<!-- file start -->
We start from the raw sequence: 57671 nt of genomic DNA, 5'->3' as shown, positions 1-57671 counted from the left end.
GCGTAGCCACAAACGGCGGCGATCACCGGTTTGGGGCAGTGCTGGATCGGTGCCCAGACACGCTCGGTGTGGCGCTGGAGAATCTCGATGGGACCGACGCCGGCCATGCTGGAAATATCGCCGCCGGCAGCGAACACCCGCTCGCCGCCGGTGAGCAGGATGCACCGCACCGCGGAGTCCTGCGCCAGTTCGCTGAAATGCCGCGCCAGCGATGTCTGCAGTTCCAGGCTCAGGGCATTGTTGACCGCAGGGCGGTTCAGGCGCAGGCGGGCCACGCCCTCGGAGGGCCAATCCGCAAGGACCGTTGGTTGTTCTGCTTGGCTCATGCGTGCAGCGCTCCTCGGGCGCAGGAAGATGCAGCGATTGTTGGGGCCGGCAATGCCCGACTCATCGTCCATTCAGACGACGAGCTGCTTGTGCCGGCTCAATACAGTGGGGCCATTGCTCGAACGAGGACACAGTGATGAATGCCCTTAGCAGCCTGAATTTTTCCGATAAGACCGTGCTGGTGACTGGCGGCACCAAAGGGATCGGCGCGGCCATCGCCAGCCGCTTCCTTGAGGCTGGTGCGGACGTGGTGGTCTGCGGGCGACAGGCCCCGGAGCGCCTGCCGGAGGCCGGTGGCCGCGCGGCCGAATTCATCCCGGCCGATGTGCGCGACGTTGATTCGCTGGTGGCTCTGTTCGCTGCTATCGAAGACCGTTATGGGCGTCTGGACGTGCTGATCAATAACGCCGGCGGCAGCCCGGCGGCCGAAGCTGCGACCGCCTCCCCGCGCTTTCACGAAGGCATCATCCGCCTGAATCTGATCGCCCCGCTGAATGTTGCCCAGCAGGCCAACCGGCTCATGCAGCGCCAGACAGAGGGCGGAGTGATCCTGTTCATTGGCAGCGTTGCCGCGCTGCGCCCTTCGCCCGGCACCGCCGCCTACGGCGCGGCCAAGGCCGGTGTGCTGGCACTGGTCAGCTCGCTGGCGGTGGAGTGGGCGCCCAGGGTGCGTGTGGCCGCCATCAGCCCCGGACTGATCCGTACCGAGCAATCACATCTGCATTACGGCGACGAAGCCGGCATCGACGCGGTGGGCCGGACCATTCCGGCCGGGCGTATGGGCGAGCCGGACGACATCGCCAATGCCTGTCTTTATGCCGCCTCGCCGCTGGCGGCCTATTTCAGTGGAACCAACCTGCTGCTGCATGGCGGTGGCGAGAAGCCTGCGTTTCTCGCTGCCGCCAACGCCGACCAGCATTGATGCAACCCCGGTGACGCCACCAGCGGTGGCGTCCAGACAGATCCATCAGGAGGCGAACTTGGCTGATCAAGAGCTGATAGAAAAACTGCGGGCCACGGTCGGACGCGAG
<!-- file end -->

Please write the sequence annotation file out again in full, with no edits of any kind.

We start from the raw sequence: 57671 nt of genomic DNA, 5'->3' as shown, positions 1-57671 counted from the left end.
GCGTAGCCACAAACGGCGGCGATCACCGGTTTGGGGCAGTGCTGGATCGGTGCCCAGACACGCTCGGTGTGGCGCTGGAGAATCTCGATGGGACCGACGCCGGCCATGCTGGAAATATCGCCGCCGGCAGCGAACACCCGCTCGCCGCCGGTGAGCAGGATGCACCGCACCGCGGAGTCCTGCGCCAGTTCGCTGAAATGCCGCGCCAGCGATGTCTGCAGTTCCAGGCTCAGGGCATTGTTGACCGCAGGGCGGTTCAGGCGCAGGCGGGCCACGCCCTCGGAGGGCCAATCCGCAAGGACCGTTGGTTGTTCTGCTTGGCTCATGCGTGCAGCGCTCCTCGGGCGCAGGAAGATGCAGCGATTGTTGGGGCCGGCAATGCCCGACTCATCGTCCATTCAGACGACGAGCTGCTTGTGCCGGCTCAATACAGTGGGGCCATTGCTCGAACGAGGACACAGTGATGAATGCCCTTAGCAGCCTGAATTTTTCCGATAAGACCGTGCTGGTGACTGGCGGCACCAAAGGGATCGGCGCGGCCATCGCCAGCCGCTTCCTTGAGGCTGGTGCGGACGTGGTGGTCTGCGGGCGACAGGCCCCGGAGCGCCTGCCGGAGGCCGGTGGCCGCGCGGCCGAATTCATCCCGGCCGATGTGCGCGACGTTGATTCGCTGGTGGCTCTGTTCGCTGCTATCGAAGACCGTTATGGGCGTCTGGACGTGCTGATCAATAACGCCGGCGGCAGCCCGGCGGCCGAAGCTGCGACCGCCTCCCCGCGCTTTCACGAAGGCATCATCCGCCTGAATCTGATCGCCCCGCTGAATGTTGCCCAGCAGGCCAACCGGCTCATGCAGCGCCAGACAGAGGGCGGAGTGATCCTGTTCATTGGCAGCGTTGCCGCGCTGCGCCCTTCGCCCGGCACCGCCGCCTACGGCGCGGCCAAGGCCGGTGTGCTGGCACTGGTCAGCTCGCTGGCGGTGGAGTGGGCGCCCAGGGTGCGTGTGGCCGCCATCAGCCCCGGACTGATCCGTACCGAGCAATCACATCTGCATTACGGCGACGAAGCCGGCATCGACGCGGTGGGCCGGACCATTCCGGCCGGGCGTATGGGCGAGCCGGACGACATCGCCAATGCCTGTCTTTATGCCGCCTCGCCGCTGGCGGCCTATTTCAGTGGAACCAACCTGCTGCTGCATGGCGGTGGCGAGAAGCCTGCGTTTCTCGCTGCCGCCAACGCCGACCAGCATTGATGCAACCCCGGTGACGCCACCAGCGGTGGCGTCCAGACAGATCCATCAGGAGGCGAACTTGGCTGATCAAGAGCTGATAGAAAAACTGCGGGCCACGGTCGGACGCGAG